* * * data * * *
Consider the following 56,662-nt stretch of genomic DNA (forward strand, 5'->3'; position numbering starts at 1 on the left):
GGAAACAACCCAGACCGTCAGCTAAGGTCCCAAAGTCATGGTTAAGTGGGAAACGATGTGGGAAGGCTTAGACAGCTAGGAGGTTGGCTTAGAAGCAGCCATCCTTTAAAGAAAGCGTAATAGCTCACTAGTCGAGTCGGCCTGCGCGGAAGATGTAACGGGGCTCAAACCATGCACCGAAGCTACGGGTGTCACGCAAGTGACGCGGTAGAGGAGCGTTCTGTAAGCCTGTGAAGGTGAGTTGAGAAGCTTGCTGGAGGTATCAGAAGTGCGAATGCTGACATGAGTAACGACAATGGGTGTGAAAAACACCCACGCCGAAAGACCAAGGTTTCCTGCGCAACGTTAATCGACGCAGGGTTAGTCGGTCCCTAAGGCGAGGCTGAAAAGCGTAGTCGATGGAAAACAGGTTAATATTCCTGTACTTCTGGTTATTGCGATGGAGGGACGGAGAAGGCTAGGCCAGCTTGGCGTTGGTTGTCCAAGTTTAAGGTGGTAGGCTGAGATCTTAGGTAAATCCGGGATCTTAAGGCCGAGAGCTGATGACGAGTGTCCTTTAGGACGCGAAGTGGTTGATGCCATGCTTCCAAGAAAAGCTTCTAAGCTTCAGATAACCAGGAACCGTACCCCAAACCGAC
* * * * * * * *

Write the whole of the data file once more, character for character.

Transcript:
Consider the following 56,662-nt stretch of genomic DNA (forward strand, 5'->3'; position numbering starts at 1 on the left):
GGAAACAACCCAGACCGTCAGCTAAGGTCCCAAAGTCATGGTTAAGTGGGAAACGATGTGGGAAGGCTTAGACAGCTAGGAGGTTGGCTTAGAAGCAGCCATCCTTTAAAGAAAGCGTAATAGCTCACTAGTCGAGTCGGCCTGCGCGGAAGATGTAACGGGGCTCAAACCATGCACCGAAGCTACGGGTGTCACGCAAGTGACGCGGTAGAGGAGCGTTCTGTAAGCCTGTGAAGGTGAGTTGAGAAGCTTGCTGGAGGTATCAGAAGTGCGAATGCTGACATGAGTAACGACAATGGGTGTGAAAAACACCCACGCCGAAAGACCAAGGTTTCCTGCGCAACGTTAATCGACGCAGGGTTAGTCGGTCCCTAAGGCGAGGCTGAAAAGCGTAGTCGATGGAAAACAGGTTAATATTCCTGTACTTCTGGTTATTGCGATGGAGGGACGGAGAAGGCTAGGCCAGCTTGGCGTTGGTTGTCCAAGTTTAAGGTGGTAGGCTGAGATCTTAGGTAAATCCGGGATCTTAAGGCCGAGAGCTGATGACGAGTGTCCTTTAGGACGCGAAGTGGTTGATGCCATGCTTCCAAGAAAAGCTTCTAAGCTTCAGATAACCAGGAACCGTACCCCAAACCGAC